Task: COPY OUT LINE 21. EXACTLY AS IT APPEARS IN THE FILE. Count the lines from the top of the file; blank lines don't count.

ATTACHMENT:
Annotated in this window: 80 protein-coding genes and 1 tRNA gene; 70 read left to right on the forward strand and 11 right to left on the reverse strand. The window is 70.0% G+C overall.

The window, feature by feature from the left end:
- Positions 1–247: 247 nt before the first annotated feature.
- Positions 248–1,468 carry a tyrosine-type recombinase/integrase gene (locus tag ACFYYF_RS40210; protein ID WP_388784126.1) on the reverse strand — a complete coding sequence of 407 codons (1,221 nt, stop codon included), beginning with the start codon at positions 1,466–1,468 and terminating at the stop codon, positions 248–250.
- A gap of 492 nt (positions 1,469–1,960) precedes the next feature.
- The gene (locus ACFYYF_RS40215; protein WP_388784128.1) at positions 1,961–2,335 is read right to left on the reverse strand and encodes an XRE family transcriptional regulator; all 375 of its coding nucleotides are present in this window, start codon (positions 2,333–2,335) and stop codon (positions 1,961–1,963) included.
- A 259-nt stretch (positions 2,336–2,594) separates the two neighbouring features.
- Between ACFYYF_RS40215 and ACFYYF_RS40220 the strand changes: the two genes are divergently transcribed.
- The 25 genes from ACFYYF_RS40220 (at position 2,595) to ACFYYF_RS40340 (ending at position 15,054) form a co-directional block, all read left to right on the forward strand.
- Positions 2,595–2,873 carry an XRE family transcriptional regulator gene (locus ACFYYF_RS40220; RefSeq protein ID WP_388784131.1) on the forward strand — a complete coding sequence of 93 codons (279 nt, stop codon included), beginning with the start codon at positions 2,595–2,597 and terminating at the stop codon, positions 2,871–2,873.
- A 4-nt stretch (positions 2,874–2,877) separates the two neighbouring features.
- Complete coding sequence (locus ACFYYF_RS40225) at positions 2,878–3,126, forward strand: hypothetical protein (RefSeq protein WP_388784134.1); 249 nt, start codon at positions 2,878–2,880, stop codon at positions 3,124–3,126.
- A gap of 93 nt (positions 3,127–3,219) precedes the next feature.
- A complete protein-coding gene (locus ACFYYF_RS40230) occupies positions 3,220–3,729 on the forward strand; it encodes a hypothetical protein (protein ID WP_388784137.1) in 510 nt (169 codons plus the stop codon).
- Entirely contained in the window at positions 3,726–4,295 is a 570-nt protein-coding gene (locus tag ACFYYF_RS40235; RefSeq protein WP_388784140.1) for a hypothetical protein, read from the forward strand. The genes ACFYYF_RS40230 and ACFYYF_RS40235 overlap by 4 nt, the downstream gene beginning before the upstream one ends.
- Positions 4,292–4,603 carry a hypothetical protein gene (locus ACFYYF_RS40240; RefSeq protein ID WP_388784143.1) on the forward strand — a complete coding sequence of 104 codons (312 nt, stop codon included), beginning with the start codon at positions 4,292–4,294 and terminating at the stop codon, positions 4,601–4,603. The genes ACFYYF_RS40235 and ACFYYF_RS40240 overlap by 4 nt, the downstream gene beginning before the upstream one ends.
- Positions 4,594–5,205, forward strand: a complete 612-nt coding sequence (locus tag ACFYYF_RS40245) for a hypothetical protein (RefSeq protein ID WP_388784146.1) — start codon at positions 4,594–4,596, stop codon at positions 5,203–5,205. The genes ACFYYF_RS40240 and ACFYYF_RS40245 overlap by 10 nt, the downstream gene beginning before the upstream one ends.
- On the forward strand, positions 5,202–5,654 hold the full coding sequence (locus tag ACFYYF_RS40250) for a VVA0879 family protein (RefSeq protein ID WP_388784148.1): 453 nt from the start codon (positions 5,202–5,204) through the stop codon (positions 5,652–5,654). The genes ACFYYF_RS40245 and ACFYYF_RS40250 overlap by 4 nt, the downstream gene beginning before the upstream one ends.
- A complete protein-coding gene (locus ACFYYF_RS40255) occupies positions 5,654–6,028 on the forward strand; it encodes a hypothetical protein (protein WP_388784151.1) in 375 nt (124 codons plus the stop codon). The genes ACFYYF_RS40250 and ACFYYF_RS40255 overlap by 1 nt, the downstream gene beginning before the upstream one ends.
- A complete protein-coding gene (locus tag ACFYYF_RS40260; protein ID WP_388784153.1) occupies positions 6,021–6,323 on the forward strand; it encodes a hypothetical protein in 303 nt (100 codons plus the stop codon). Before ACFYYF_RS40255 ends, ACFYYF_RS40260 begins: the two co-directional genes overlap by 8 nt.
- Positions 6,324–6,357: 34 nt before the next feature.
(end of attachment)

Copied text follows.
- Positions 6,324–6,357: 34 nt before the next feature.